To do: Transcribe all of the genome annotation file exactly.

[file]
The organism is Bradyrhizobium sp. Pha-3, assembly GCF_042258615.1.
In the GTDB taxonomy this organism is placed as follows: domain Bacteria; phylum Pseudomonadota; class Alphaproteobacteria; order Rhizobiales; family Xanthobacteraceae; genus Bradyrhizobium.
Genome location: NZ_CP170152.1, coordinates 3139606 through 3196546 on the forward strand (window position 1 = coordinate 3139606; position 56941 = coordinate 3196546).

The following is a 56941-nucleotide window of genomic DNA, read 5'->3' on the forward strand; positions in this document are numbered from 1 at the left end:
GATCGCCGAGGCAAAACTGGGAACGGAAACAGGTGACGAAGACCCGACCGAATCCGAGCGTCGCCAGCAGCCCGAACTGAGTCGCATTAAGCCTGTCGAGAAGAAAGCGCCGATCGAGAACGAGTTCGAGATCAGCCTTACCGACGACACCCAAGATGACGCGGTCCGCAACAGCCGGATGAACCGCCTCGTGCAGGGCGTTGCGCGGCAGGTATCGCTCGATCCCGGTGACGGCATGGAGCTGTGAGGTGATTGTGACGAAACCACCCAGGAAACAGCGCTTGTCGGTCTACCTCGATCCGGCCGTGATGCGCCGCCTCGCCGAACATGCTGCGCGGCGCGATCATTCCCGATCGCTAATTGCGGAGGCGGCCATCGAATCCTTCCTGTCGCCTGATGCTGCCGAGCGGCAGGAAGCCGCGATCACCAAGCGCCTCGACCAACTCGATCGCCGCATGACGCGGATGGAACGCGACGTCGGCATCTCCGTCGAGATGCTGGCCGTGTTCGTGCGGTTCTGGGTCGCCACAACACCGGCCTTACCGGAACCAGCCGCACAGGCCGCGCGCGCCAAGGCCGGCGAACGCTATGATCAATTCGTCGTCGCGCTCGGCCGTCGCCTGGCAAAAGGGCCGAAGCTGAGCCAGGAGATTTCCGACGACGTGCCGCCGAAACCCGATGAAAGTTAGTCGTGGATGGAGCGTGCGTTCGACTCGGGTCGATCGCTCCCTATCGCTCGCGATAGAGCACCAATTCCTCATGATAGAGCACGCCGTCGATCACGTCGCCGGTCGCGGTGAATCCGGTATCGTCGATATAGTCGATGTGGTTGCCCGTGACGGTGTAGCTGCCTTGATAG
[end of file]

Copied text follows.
The organism is Bradyrhizobium sp. Pha-3, assembly GCF_042258615.1.
In the GTDB taxonomy this organism is placed as follows: domain Bacteria; phylum Pseudomonadota; class Alphaproteobacteria; order Rhizobiales; family Xanthobacteraceae; genus Bradyrhizobium.
Genome location: NZ_CP170152.1, coordinates 3139606 through 3196546 on the forward strand (window position 1 = coordinate 3139606; position 56941 = coordinate 3196546).

The following is a 56941-nucleotide window of genomic DNA, read 5'->3' on the forward strand; positions in this document are numbered from 1 at the left end:
GATCGCCGAGGCAAAACTGGGAACGGAAACAGGTGACGAAGACCCGACCGAATCCGAGCGTCGCCAGCAGCCCGAACTGAGTCGCATTAAGCCTGTCGAGAAGAAAGCGCCGATCGAGAACGAGTTCGAGATCAGCCTTACCGACGACACCCAAGATGACGCGGTCCGCAACAGCCGGATGAACCGCCTCGTGCAGGGCGTTGCGCGGCAGGTATCGCTCGATCCCGGTGACGGCATGGAGCTGTGAGGTGATTGTGACGAAACCACCCAGGAAACAGCGCTTGTCGGTCTACCTCGATCCGGCCGTGATGCGCCGCCTCGCCGAACATGCTGCGCGGCGCGATCATTCCCGATCGCTAATTGCGGAGGCGGCCATCGAATCCTTCCTGTCGCCTGATGCTGCCGAGCGGCAGGAAGCCGCGATCACCAAGCGCCTCGACCAACTCGATCGCCGCATGACGCGGATGGAACGCGACGTCGGCATCTCCGTCGAGATGCTGGCCGTGTTCGTGCGGTTCTGGGTCGCCACAACACCGGCCTTACCGGAACCAGCCGCACAGGCCGCGCGCGCCAAGGCCGGCGAACGCTATGATCAATTCGTCGTCGCGCTCGGCCGTCGCCTGGCAAAAGGGCCGAAGCTGAGCCAGGAGATTTCCGACGACGTGCCGCCGAAACCCGATGAAAGTTAGTCGTGGATGGAGCGTGCGTTCGACTCGGGTCGATCGCTCCCTATCGCTCGCGATAGAGCACCAATTCCTCATGATAGAGCACGCCGTCGATCACGTCGCCGGTCGCGGTGAATCCGGTATCGTCGATATAGTCGATGTGGTTGCCCGTGACGGTGTAGCTGCCTTGATAG